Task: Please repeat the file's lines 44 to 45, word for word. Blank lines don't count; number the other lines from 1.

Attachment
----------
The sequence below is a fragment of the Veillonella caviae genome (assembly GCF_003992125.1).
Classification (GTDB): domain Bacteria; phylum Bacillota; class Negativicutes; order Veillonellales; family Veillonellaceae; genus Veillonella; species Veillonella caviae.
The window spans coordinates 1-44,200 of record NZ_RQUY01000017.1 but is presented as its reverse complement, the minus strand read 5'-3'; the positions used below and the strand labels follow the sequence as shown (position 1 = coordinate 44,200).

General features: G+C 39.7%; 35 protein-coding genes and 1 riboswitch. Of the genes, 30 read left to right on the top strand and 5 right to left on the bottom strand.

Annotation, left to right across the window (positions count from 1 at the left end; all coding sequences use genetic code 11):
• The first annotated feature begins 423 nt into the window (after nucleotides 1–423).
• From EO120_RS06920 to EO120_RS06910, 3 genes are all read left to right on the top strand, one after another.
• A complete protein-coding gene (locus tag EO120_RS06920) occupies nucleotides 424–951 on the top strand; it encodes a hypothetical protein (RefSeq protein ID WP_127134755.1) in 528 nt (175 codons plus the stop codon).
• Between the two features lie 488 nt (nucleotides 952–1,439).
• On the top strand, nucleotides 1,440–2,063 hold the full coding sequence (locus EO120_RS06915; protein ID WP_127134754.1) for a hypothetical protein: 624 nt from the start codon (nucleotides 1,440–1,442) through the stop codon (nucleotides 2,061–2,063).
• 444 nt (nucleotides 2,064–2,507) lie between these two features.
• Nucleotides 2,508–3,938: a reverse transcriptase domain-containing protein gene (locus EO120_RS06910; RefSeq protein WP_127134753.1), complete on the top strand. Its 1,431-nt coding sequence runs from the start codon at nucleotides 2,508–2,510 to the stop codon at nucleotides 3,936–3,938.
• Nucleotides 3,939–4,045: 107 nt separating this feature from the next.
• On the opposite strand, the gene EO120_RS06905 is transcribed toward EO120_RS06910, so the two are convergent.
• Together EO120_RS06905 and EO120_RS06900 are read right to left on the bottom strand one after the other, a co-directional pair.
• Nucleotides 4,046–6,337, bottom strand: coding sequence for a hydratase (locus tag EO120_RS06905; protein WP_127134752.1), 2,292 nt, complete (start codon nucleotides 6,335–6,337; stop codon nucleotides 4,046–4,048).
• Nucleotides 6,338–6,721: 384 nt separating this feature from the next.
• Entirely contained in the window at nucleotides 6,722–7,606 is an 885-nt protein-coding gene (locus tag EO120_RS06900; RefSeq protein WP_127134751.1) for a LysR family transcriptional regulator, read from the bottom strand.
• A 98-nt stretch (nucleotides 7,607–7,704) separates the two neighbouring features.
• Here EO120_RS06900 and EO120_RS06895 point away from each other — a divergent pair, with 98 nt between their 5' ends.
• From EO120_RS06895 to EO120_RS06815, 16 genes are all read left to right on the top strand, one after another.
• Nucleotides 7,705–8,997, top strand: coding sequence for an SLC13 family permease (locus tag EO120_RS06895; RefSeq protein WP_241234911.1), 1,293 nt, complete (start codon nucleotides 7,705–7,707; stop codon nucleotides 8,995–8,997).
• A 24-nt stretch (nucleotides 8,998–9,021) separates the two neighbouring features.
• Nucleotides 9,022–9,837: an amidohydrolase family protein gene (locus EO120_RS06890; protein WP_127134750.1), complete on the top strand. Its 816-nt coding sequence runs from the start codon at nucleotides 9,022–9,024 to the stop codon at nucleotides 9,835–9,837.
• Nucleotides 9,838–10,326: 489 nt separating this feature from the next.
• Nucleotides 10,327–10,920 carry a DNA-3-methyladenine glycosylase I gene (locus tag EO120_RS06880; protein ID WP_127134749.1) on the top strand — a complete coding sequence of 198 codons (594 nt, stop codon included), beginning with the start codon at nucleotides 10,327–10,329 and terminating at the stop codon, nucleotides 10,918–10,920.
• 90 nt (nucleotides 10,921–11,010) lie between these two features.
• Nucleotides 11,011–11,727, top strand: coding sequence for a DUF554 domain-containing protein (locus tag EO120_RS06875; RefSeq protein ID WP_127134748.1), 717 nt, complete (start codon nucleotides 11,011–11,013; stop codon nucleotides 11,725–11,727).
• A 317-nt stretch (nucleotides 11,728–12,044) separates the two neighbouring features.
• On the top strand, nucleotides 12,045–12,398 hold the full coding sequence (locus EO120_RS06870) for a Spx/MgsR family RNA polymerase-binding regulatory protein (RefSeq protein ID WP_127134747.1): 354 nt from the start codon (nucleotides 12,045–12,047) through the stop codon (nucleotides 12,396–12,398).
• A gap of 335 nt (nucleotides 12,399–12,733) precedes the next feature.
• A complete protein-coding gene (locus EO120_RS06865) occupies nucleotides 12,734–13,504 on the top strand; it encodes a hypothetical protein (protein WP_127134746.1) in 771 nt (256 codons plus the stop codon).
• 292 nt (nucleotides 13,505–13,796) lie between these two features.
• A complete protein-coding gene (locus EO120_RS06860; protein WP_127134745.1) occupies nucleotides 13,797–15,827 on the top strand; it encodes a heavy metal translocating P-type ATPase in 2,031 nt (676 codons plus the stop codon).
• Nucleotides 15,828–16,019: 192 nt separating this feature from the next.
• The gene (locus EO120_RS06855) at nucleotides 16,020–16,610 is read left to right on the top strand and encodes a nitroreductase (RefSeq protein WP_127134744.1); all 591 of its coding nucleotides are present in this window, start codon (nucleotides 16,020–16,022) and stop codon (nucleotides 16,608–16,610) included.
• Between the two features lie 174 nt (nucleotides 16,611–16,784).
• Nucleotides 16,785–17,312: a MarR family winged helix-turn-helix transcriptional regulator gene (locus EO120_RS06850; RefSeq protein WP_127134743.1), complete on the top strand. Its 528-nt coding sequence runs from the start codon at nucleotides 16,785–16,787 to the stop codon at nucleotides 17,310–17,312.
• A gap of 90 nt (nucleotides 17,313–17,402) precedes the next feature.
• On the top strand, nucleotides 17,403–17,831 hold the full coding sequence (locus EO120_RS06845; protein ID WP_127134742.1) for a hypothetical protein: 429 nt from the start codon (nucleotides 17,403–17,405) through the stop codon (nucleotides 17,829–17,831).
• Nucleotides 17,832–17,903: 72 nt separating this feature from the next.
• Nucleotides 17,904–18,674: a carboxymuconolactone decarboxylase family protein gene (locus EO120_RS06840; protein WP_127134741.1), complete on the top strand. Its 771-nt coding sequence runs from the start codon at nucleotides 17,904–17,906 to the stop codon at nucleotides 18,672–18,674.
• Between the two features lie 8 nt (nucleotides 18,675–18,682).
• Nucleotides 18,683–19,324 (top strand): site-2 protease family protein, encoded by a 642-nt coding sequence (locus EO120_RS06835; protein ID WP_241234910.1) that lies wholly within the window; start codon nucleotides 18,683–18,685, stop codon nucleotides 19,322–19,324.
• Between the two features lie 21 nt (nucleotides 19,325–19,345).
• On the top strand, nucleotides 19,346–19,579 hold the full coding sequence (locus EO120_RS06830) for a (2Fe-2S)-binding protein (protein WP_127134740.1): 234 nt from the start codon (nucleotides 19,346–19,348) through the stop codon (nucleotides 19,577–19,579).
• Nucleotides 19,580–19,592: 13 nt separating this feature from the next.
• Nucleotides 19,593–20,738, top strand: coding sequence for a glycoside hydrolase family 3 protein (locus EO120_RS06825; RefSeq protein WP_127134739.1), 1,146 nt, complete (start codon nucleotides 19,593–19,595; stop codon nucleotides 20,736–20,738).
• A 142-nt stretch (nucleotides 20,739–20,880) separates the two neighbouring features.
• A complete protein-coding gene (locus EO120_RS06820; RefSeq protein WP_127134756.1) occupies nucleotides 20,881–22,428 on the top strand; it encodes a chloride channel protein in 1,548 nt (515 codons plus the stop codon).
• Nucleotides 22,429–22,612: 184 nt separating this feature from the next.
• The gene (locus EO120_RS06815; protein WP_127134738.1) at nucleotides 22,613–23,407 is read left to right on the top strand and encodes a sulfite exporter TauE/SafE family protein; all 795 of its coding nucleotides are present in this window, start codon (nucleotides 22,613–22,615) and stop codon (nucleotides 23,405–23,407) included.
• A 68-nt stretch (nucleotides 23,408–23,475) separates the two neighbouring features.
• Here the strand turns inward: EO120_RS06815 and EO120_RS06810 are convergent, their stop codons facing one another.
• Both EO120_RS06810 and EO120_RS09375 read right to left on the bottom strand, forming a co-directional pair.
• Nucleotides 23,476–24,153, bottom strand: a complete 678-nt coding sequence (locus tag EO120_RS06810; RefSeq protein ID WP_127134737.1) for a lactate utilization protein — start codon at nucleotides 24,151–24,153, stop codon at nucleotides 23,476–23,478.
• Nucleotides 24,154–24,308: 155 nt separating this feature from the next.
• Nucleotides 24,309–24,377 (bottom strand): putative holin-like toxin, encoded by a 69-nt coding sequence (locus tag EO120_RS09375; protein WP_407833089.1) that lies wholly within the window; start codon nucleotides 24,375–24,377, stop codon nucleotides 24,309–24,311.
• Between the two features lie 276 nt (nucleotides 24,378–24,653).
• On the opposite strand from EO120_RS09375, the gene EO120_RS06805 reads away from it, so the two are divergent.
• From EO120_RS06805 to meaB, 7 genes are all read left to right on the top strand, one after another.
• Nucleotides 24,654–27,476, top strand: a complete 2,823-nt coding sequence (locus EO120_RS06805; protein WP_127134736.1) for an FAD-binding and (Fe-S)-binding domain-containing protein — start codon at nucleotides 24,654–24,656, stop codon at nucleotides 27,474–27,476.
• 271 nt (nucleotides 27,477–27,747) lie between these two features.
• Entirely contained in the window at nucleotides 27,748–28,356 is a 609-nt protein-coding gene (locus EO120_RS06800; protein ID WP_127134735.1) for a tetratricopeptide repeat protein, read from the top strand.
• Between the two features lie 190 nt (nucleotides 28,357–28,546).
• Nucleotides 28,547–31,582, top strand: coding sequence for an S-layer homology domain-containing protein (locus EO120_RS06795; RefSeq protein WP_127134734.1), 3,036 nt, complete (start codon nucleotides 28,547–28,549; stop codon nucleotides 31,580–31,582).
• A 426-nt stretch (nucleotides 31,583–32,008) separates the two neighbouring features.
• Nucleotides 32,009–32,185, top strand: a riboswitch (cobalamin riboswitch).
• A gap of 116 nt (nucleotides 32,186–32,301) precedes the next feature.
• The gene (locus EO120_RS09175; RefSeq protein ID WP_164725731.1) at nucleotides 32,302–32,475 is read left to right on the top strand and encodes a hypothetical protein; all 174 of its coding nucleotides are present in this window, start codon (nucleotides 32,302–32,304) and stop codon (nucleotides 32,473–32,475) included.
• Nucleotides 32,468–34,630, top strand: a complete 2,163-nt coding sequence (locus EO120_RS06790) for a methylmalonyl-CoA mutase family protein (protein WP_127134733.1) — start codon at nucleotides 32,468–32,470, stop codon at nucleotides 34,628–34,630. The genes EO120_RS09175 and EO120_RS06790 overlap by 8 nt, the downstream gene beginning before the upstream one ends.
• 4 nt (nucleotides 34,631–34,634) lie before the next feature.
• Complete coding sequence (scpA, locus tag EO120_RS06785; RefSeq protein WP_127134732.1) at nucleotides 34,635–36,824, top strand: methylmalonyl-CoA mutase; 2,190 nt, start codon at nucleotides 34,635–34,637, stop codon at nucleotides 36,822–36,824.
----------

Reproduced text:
• Nucleotides 18,683–19,324 (top strand): site-2 protease family protein, encoded by a 642-nt coding sequence (locus EO120_RS06835; protein ID WP_241234910.1) that lies wholly within the window; start codon nucleotides 18,683–18,685, stop codon nucleotides 19,322–19,324.
• Between the two features lie 21 nt (nucleotides 19,325–19,345).